Today is Inauguration Day, which got us thinking about speech-making and speeches.
At the Democratic National Convention, 13-year-old Brayden Harrington took to the virtual stage to talk about meeting Biden at a campaign event in New Hampshire.
“He told me that we were members of the same club,” Harrington said. “We s-s-stutter.”
An estimated 1% of the world’s adults stutter, which in the United States translated to 3 million people. In one study, two-thirds of people who stuttered had a family member who also stuttered, or used to.
Yet the condition — which seems rooted in neurobiology and likely has a genetic component — remains misunderstood and even stigmatized. The National Institute on Deafness and Other Communication Disorders describes stuttering as a “speech disorder, characterized by repetition of sounds, syllables, or words; prolongation of sounds; and interruptions in speech known as blocks.”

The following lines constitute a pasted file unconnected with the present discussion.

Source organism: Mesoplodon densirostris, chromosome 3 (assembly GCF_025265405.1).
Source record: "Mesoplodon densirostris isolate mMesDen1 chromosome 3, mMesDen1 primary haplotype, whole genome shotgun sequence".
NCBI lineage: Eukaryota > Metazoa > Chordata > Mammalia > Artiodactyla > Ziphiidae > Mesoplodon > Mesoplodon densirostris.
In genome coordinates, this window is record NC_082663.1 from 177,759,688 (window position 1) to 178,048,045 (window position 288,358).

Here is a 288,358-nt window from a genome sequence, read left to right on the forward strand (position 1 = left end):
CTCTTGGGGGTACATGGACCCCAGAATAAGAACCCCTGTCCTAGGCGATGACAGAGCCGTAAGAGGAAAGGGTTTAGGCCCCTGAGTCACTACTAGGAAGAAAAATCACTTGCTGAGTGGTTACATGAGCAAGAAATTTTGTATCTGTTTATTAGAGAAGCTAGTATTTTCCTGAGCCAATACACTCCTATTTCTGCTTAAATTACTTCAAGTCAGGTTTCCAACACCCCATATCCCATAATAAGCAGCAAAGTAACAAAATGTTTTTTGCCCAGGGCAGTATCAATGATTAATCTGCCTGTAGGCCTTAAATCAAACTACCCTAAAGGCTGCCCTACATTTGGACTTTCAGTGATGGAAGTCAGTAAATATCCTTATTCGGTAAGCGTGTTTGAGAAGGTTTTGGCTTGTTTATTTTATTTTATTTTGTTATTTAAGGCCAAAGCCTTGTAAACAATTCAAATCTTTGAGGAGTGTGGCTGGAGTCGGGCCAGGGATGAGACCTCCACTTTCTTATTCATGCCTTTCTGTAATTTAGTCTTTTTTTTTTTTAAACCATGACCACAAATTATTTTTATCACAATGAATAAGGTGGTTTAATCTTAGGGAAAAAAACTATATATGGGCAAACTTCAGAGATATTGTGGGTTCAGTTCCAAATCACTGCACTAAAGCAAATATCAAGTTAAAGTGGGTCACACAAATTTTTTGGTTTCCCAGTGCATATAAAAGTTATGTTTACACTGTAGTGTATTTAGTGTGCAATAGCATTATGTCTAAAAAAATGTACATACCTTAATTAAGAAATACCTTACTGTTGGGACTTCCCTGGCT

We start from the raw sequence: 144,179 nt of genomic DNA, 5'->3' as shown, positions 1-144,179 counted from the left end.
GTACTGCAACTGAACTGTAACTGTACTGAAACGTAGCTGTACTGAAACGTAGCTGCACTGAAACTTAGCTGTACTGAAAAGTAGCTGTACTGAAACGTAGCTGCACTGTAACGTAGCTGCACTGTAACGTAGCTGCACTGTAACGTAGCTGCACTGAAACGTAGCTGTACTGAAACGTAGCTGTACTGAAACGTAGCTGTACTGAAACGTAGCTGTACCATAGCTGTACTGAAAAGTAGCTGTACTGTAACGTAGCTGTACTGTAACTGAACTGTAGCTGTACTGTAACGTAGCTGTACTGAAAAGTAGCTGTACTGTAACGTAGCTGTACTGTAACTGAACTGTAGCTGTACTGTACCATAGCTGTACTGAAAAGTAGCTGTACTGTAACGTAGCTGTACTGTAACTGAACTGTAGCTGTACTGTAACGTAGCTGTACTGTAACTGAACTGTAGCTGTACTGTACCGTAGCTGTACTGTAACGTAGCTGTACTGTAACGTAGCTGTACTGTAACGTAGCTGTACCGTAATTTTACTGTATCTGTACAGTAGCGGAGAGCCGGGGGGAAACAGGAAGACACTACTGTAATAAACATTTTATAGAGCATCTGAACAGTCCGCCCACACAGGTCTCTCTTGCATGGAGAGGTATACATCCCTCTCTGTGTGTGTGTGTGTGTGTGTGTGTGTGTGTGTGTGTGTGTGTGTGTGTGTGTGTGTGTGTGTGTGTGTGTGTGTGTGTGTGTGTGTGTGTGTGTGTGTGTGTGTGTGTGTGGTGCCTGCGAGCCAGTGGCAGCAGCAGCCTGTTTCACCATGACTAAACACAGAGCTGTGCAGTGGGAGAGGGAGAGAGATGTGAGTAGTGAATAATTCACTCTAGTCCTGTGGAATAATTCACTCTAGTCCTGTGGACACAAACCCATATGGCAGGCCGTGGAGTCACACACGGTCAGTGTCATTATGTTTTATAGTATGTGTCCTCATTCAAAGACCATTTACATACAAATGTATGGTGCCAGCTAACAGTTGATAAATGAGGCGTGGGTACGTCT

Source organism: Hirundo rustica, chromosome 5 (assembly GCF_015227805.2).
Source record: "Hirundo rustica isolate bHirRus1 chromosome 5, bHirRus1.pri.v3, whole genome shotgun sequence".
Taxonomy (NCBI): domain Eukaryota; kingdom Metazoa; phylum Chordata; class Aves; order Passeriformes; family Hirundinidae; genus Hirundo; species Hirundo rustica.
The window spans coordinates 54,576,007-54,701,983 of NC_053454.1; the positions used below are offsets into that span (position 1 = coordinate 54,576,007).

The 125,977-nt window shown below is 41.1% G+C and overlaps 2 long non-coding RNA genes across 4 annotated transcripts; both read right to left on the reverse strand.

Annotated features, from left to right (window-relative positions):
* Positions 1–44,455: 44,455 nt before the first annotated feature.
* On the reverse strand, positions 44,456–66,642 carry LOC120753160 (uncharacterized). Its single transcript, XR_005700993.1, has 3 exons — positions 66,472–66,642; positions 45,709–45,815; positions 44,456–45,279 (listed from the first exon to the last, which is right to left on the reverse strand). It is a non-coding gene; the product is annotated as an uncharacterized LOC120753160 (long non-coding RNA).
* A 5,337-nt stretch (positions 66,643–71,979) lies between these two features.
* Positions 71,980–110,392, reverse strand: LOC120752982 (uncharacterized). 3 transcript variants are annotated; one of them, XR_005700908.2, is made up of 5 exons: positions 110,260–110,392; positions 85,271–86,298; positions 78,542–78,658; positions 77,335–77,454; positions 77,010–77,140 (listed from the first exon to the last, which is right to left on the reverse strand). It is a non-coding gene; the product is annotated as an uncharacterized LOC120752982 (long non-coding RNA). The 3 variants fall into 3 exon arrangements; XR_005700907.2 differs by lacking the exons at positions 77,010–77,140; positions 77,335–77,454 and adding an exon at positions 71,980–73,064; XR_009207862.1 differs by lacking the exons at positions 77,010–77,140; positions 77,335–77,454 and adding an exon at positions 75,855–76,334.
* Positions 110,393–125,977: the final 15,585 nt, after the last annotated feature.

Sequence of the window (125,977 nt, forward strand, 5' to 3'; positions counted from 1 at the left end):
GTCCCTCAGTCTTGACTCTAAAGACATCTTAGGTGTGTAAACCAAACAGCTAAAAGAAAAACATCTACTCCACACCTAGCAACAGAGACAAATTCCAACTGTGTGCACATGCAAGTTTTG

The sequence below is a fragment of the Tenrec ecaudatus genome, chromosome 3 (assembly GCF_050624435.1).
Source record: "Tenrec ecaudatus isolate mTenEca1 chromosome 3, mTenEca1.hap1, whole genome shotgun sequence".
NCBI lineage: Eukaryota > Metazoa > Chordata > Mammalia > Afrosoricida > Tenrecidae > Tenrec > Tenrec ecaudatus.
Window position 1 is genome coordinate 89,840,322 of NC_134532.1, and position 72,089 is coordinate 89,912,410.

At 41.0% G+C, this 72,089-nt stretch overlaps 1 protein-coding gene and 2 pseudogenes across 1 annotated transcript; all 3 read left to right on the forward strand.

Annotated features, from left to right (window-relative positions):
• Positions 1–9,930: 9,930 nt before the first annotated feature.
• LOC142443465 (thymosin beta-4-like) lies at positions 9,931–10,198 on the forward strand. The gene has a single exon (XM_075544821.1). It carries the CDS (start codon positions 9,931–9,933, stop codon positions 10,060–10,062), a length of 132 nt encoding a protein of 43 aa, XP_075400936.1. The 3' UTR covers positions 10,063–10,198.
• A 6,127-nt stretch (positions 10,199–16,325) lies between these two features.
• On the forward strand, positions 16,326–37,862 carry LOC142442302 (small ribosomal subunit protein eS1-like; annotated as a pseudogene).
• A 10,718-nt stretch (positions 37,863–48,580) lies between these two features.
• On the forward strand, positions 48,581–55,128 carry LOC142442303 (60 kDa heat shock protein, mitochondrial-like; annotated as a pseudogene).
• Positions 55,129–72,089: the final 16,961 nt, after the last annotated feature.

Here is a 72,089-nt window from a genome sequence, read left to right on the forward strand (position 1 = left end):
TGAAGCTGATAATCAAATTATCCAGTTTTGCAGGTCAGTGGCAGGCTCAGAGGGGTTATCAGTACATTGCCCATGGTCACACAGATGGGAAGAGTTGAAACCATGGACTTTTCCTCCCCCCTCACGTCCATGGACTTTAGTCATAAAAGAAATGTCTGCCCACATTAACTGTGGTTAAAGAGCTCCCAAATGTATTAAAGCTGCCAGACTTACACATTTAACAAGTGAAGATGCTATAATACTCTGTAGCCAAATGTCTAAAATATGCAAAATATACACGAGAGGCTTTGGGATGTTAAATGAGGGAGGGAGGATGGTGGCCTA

But speech-pathologist Naomi Rodgers, who has stuttered since childhood, says this definition does not adequately capture it’s like to live with a stutter — that the medical model of disability does not account for the social environment. The Rodgers is an assistant professor at the Department of Special Education and Communication Disorders.
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